After a massive feed, we waddled our way along Kalākaua Ave and headed for Waikīkī Beach along a nearby path. The beach was overflowing with people swimming and sunbathing beneath the warm afternoon sun. The sand under my feet was hot and the Pacific Ocean looked so cool. All the colors seemed a tad brighter and more amazing than I remembered. I guess this is the reason Hawaiʻi is such a popular tourist destination.

Waikīkī is a good introduction to Hawaiʻi and offers all the sun, sand and (sometimes) surf that you could want. It has a multitude of activities, shops and restaurants to keep you busy during your stay. But, if it’s the only part of Hawaiʻi that you see, you’re missing out on the real Hawaiʻi.

As I have told many people I’ve met throughout my travels, the island of Oʻahu is simply any other American city set in the tropics. If you really want to learn about Hawaiʻi’s culture and natural wonders, visit a few of the outer islands after you’ve explored Oʻahu. Then you’ll know what the Aloha Spirit is all about.

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Question of a Lifetime

After a good but all-too-short night’s sleep, I awoke and smelled breakfast cooking in the kitchen. When I got there, my dad was behind the stove serving up some Portuguese sausage, eggs and rice, just like he did when I was a kid.

“What are you doing up so early?” he asked. It wasn’t even 6 a.m. yet, still considered an ungodly time of day by me in normal circumstances.

“I’m still on East Coast time so it’s already lunch there,” I replied.

Despite all this time away (and the fact that I wasn’t even living with them before I left), being at my parents’ house took me back in time. Having breakfast with them seemed so normal (even though this is a completely different house than the one in which I grew up).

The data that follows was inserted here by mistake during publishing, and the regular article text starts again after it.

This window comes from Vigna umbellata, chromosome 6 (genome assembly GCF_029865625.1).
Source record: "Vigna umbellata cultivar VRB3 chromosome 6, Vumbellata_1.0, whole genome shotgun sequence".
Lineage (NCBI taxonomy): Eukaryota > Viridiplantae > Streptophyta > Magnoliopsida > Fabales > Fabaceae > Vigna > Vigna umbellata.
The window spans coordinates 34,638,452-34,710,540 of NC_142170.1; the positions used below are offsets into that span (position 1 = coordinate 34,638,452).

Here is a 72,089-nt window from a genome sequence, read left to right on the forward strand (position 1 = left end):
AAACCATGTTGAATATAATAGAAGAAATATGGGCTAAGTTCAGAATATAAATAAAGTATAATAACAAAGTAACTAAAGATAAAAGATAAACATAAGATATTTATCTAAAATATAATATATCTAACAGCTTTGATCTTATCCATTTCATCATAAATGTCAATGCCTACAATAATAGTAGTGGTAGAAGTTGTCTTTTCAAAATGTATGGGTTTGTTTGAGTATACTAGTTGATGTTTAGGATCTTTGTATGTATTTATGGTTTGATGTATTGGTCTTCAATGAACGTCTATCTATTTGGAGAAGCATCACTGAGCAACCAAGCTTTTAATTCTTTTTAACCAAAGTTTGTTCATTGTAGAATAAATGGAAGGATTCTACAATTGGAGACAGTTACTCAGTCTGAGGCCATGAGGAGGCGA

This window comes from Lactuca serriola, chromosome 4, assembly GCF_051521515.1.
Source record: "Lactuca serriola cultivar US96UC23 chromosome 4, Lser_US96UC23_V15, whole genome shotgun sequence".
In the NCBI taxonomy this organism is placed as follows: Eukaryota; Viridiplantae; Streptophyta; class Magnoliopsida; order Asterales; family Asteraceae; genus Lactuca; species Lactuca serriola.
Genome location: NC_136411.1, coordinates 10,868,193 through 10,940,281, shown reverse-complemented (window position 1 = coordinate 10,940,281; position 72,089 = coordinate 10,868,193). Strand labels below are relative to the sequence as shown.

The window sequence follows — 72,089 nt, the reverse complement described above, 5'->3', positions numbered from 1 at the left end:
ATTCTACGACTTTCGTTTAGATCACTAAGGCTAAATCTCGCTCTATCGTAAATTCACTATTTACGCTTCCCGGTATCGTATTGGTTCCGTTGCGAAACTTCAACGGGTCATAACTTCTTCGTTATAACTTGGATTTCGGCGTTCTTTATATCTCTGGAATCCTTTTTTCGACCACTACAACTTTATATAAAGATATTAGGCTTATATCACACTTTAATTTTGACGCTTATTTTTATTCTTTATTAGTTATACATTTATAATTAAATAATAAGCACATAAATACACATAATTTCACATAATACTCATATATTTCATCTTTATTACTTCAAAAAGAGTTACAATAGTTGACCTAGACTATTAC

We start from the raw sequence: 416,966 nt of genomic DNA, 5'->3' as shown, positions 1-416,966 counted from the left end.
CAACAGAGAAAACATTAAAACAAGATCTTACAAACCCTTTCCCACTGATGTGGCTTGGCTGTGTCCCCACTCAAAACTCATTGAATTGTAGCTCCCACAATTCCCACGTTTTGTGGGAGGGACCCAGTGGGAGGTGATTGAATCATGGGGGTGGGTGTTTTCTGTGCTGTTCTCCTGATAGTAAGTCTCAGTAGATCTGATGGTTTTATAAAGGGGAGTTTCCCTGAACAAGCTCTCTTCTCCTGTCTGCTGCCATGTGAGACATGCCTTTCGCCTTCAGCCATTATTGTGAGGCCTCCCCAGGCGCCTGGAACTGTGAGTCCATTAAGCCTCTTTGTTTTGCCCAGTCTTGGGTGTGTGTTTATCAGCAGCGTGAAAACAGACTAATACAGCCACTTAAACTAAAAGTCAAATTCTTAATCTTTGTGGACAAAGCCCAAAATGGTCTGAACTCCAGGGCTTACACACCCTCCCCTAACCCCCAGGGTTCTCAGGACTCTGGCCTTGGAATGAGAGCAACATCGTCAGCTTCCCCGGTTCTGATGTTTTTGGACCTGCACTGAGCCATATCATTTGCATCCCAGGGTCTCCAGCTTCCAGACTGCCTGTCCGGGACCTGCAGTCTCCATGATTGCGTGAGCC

As we ate, I looked at my parents and noticed for the first time how old they are. It’s not that they’re exceptionally old looking or anything, but they just seemed older than I remembered them being. Could they have aged so quickly while I was away or had I just been too caught up living my life to notice before? This was a surprising revelation for me.

Before leaving for work, my mom asked, “So what are you gonna do now?” Isn’t that the question of a lifetime? It was certainly something I thought traveling would help me solve. However, in actuality, it’s a question that has become more complex over time.

I’m not sure if it’s due to some quarterlife/midlife crisis from which I’m suffering or the reverse culture shock of being back home in Hawaiʻi. Whatever it is, there is an overwhelming feeling of being “stuck” back where I started again (without a job this time) as if nothing has changed.

It was definitely too early in the morning (and too early in my return – day one for goodness sake!) to contemplate the future with such intensity. So, to avoid the matter altogether, I decided to just leave it for another day.